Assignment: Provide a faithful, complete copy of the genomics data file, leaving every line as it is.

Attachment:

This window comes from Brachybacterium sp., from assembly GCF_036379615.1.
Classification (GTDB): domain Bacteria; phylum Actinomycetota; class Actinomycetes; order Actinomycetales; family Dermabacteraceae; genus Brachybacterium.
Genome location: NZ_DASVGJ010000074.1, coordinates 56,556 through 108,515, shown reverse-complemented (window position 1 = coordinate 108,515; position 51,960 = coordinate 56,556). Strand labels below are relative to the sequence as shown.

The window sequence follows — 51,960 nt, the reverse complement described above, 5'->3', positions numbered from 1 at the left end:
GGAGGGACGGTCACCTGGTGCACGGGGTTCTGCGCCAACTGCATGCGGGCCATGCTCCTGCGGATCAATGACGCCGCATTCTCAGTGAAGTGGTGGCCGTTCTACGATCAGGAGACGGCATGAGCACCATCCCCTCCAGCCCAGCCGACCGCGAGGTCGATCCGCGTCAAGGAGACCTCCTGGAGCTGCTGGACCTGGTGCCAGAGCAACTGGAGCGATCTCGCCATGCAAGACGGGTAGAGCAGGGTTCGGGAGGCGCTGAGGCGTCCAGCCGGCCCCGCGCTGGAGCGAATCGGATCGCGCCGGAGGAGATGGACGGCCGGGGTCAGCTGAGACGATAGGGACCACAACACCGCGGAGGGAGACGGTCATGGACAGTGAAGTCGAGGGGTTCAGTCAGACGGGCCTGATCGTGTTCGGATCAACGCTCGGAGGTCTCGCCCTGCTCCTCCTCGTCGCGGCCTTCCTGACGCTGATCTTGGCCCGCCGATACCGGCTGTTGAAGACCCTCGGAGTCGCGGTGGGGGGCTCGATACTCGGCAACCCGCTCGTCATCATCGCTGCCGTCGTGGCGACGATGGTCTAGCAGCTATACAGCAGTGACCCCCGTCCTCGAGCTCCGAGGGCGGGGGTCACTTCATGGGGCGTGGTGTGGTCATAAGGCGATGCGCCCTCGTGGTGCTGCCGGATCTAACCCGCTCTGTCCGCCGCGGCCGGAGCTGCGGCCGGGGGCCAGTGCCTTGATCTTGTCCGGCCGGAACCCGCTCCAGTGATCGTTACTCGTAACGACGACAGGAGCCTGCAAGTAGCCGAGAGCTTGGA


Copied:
This window comes from Brachybacterium sp., from assembly GCF_036379615.1.
Classification (GTDB): domain Bacteria; phylum Actinomycetota; class Actinomycetes; order Actinomycetales; family Dermabacteraceae; genus Brachybacterium.
Genome location: NZ_DASVGJ010000074.1, coordinates 56,556 through 108,515, shown reverse-complemented (window position 1 = coordinate 108,515; position 51,960 = coordinate 56,556). Strand labels below are relative to the sequence as shown.

The window sequence follows — 51,960 nt, the reverse complement described above, 5'->3', positions numbered from 1 at the left end:
GGAGGGACGGTCACCTGGTGCACGGGGTTCTGCGCCAACTGCATGCGGGCCATGCTCCTGCGGATCAATGACGCCGCATTCTCAGTGAAGTGGTGGCCGTTCTACGATCAGGAGACGGCATGAGCACCATCCCCTCCAGCCCAGCCGACCGCGAGGTCGATCCGCGTCAAGGAGACCTCCTGGAGCTGCTGGACCTGGTGCCAGAGCAACTGGAGCGATCTCGCCATGCAAGACGGGTAGAGCAGGGTTCGGGAGGCGCTGAGGCGTCCAGCCGGCCCCGCGCTGGAGCGAATCGGATCGCGCCGGAGGAGATGGACGGCCGGGGTCAGCTGAGACGATAGGGACCACAACACCGCGGAGGGAGACGGTCATGGACAGTGAAGTCGAGGGGTTCAGTCAGACGGGCCTGATCGTGTTCGGATCAACGCTCGGAGGTCTCGCCCTGCTCCTCCTCGTCGCGGCCTTCCTGACGCTGATCTTGGCCCGCCGATACCGGCTGTTGAAGACCCTCGGAGTCGCGGTGGGGGGCTCGATACTCGGCAACCCGCTCGTCATCATCGCTGCCGTCGTGGCGACGATGGTCTAGCAGCTATACAGCAGTGACCCCCGTCCTCGAGCTCCGAGGGCGGGGGTCACTTCATGGGGCGTGGTGTGGTCATAAGGCGATGCGCCCTCGTGGTGCTGCCGGATCTAACCCGCTCTGTCCGCCGCGGCCGGAGCTGCGGCCGGGGGCCAGTGCCTTGATCTTGTCCGGCCGGAACCCGCTCCAGTGATCGTTACTCGTAACGACGACAGGAGCCTGCAAGTAGCCGAGAGCTTGGA